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A large histoplasmosis outbreak among high school students in Indiana, 2001.

Authors
Chamany-S; Mirza-SA; Fleming-JW; Howell-JF; Lenhart-SW; Mortimer-VD; Phelan-MA; Lindsley-MD; Iqbal-NJ; Wheat-LJ; Brandt-ME; Warnock-DW; Hajjeh-RA
Source
Pediatr Infect Dis J 2004 Oct; 23(10):909-914
NIOSHTIC No.
20031512
Abstract
Background: A histoplasmosis outbreak occurred in an Indiana high school in November-December 2001. Methods: To describe the risk factors for this outbreak, we conducted a cohort study of all available students and staff (N = 682) and an environmental investigation. Results: Of the 523 (77%) persons who displayed serologic evidence of recent Histoplasma capsulatum infection, 355 (68%) developed symptoms consistent with acute pulmonary histoplasmosis. Rototilling of soil in a school courtyard known to be a bird roosting site had been performed during school hours on November 12, 2001, 14 days before both the peak of the onset of illness and a rise in student absenteeism. Being a student (odds ratio, 3.1; 95% confidence interval, 2.2-5.0) and being a student in a classroom near the courtyard during the rototilling (odds ratio, 3.1; 95% confidence interval, 1.8-5.2) were independently associated with infection and symptomatic illness. H. capsulatum was isolated from environmental samples, including soil from the courtyard and dust collected from a filter of a heating, ventilating and air-conditioning system. Conclusions: Soil-disrupting activities within a school courtyard caused the largest outbreak to date of histoplasmosis among adolescents. Improved efforts are needed to educate the community in endemic areas about histoplasmosis to prevent the occurrence of such outbreaks in the future. In addition, increased awareness among health care providers of this disease would facilitate appropriate diagnosis and treatment.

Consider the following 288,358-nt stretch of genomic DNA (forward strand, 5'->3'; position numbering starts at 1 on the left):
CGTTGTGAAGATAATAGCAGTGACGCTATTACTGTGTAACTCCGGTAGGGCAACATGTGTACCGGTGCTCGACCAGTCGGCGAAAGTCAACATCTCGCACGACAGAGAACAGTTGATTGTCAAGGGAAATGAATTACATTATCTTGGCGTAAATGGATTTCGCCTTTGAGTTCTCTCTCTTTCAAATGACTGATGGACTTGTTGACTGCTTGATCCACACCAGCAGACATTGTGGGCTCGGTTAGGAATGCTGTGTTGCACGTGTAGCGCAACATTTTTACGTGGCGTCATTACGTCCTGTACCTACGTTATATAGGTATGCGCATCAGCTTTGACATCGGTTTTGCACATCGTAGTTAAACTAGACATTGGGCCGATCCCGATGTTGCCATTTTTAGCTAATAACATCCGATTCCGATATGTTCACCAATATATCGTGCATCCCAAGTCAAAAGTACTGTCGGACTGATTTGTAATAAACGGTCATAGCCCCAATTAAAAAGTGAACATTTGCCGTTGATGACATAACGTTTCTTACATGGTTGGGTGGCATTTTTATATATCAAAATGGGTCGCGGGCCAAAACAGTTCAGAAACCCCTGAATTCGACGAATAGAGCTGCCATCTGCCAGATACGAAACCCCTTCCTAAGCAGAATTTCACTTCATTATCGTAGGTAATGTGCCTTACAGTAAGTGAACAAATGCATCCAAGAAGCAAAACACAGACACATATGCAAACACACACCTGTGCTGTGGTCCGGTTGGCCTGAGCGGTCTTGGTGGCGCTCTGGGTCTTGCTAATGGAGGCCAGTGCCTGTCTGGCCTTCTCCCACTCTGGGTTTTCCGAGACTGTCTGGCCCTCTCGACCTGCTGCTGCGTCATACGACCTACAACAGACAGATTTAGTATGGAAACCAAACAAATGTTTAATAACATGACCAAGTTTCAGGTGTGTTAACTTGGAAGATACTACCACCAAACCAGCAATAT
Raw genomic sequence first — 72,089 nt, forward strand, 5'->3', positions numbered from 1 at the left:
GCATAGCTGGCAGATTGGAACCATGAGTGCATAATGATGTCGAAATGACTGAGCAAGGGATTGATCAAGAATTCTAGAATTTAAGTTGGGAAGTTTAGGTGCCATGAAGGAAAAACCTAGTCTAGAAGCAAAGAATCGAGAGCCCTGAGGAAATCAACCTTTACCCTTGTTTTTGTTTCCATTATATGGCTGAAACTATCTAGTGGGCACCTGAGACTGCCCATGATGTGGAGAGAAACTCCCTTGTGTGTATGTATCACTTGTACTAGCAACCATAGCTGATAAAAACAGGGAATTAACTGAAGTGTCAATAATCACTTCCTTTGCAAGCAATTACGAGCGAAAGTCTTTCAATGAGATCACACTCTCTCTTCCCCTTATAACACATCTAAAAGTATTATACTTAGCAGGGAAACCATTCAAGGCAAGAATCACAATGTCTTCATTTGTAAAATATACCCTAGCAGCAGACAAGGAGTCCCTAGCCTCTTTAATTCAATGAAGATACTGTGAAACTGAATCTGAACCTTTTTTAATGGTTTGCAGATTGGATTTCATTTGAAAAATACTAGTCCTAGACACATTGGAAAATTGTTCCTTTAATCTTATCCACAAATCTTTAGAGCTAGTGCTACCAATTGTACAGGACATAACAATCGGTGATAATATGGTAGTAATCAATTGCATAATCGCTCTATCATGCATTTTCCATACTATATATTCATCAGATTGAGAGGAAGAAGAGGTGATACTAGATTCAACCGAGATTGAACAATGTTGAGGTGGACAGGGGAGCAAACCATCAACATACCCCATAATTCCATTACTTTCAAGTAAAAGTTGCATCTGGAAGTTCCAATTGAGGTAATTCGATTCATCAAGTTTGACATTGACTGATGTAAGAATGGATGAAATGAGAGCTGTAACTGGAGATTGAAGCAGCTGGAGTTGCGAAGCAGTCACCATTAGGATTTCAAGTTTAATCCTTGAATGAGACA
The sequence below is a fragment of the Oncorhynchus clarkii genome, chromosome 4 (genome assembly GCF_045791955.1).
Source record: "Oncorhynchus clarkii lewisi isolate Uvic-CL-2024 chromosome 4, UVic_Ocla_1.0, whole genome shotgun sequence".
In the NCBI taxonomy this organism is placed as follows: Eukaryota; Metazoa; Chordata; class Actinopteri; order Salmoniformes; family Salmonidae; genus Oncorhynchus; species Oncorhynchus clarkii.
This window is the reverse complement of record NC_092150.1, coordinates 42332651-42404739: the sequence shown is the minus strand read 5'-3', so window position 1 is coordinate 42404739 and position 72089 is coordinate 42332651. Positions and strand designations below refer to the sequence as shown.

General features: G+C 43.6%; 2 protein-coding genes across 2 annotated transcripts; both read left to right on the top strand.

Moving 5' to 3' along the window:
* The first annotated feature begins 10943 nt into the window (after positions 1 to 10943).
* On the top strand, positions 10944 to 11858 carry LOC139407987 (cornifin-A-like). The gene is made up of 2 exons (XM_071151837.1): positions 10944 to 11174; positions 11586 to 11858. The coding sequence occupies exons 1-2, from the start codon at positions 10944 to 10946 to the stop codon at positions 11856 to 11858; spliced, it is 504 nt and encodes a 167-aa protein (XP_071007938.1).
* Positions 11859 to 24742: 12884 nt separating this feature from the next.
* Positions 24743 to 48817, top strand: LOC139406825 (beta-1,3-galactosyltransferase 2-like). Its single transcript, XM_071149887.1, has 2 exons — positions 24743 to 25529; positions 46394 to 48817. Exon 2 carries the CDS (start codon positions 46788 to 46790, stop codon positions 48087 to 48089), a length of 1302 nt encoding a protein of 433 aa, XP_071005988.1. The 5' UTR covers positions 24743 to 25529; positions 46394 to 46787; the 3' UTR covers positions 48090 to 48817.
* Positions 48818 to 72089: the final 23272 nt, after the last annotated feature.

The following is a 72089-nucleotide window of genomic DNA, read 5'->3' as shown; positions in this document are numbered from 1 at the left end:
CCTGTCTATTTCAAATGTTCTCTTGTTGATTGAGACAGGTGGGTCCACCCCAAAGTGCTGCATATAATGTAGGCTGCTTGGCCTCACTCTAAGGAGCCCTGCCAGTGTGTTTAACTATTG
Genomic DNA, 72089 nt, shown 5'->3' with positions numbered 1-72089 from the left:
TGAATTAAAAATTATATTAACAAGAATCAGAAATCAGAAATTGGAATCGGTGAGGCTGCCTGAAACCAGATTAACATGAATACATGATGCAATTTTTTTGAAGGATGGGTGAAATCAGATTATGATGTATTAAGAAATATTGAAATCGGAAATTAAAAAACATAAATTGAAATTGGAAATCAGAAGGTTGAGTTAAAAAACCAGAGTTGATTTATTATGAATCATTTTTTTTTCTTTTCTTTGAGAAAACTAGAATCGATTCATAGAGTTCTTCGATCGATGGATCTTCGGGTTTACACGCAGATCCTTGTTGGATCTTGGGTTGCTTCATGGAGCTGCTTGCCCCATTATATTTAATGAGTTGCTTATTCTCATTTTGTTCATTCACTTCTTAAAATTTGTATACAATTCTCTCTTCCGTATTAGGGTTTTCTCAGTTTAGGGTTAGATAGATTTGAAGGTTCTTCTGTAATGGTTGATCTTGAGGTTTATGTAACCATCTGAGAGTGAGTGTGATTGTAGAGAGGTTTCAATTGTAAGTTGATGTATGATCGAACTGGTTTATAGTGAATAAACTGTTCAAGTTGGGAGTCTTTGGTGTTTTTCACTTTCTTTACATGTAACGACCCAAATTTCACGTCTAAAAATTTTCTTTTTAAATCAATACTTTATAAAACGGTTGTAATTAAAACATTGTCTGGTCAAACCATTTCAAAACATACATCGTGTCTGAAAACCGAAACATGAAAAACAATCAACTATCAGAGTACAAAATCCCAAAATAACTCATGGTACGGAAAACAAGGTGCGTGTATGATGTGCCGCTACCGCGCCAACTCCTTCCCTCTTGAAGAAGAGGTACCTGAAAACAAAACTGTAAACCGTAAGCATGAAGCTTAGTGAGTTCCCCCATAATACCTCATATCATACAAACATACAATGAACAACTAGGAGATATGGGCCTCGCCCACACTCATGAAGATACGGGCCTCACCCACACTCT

Keywords
Agricultural-chemicals; Agricultural-industry; Agriculture; Children; Chemical-hypersensitivity; Insecticides; Insecticide-poisoning; Organo-phosphorus-pesticides; Urinalysis; Urine-chemistry
Contact
Mycotic Diseases Branch, Division of Bacterial and Mycotic Diseases, 1600 Clifton Road, MS C09, Atlanta, GA 30333
CODEN
PIDJEV
Publication Date
20041001
Document Type
Journal Article
Email Address
jtm7@cdc.gov
Fiscal Year
2005
NTIS Accession No.
NTIS Price
ISSN
0891-3668
NIOSH Division
DSHEFS
Source Name
Pediatric Infectious Disease Journal
State
OH; GA; IN
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